Jesus put it this way:  “And as Jesus passed by, he saw a man which was blind from his birth.  And his disciples asked him, saying, Master, who did sin, this man, or his parents, that he was born blind?  Jesus answered, Neither hath this man sinned, nor his parents: but that the works of God should be made manifest in him.”  (John 9:1-3)

I believe in God’s healing power.  He wills it and He performs it.  But most often, the manner of God’s healing is by means or degrees, not necessarily a supernatural, instantaneous removal of the affliction.  Sometimes, that is the manner He chooses to operate in and it is the best display of His glory in that particular situation.  In other circumstances removing the affliction is not the greatest display of His glory, and does not suit His overall plan and desired outcome.  One of the dangers for the Christian believer is to fall in to the trap of subjecting yourself to well-meaning individuals that insist you just need to do “thus and such,” so that God can heal you.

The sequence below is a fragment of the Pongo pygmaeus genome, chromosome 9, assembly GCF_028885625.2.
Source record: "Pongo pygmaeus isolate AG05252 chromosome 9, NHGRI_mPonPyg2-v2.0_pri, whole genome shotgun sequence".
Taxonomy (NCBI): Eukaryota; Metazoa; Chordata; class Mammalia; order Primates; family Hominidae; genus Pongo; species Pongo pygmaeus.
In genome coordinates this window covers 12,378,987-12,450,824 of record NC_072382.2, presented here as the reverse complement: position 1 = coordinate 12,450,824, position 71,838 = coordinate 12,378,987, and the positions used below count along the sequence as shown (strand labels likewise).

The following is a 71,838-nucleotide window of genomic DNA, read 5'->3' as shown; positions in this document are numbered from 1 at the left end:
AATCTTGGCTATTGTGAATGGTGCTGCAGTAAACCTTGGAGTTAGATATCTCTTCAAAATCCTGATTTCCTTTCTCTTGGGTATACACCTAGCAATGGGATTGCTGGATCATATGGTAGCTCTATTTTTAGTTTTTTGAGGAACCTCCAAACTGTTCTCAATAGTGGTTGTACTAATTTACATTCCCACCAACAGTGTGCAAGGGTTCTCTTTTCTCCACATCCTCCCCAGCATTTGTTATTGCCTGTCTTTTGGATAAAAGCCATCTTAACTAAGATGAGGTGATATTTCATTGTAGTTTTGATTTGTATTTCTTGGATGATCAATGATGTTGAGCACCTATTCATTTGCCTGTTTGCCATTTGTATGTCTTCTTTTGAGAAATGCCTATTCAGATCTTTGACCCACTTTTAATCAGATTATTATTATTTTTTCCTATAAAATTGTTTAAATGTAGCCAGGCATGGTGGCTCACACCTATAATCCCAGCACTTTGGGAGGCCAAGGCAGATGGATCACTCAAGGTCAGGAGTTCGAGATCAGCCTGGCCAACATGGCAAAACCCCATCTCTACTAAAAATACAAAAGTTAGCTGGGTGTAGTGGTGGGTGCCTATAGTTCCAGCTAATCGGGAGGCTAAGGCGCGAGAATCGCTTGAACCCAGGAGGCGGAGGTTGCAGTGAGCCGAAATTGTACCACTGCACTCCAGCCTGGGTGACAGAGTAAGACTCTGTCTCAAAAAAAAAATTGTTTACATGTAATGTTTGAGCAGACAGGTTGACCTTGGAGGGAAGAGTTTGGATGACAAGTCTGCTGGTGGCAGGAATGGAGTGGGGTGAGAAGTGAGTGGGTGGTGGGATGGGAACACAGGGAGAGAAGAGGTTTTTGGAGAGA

We also believe in the preciousness of the prayers of the saints.  Yet sadly, our state of affairs had deteriorated, so that when various situations arose due to the HPP, my daughter would plead with us not to ask for prayer.  She wanted to avoid the awkward spotlight, attention, questions and the inevitable well intended advice.  She craved to blend into the background and feel normal.  Rather than face the barrage of stuff that made her feel like a broken toy on a shelf, useless in its present condition and needing to be fixed, she wanted to live and celebrate her life and to be accepted for who she was.  She was weary and downtrodden from always being identified with what was wrong with her.  Instead of focusing on her strengths and gifts, the emphasis and conversation were always centered on her weaknesses and everything she was not, and not in a manner that focused on God who allowed it for His glory.  It was becoming clear that in some churches a response for prayer requests was beginning to cause more harm than good.  This made us very downhearted, as one of our greatest avenues of comfort was slowly being cut off. However, we could not ignore that our daughter’s physical and emotional well being was at stake.  We were also concerned about what it was doing to her perception of God and the Church.  Our requests for public prayer diminished as time went on, and so did our comfort from the collective prayers of the saints.  Motivated by our fear of the unknown and the pressure to submit to customs designed to force God’s hand, our focus had turned to the immediate acting of God, instead of the patient asking of God.  Although we believe that God does not have to be prayed to in order to act, He does mysteriously work by and through the prayers of His beloved children.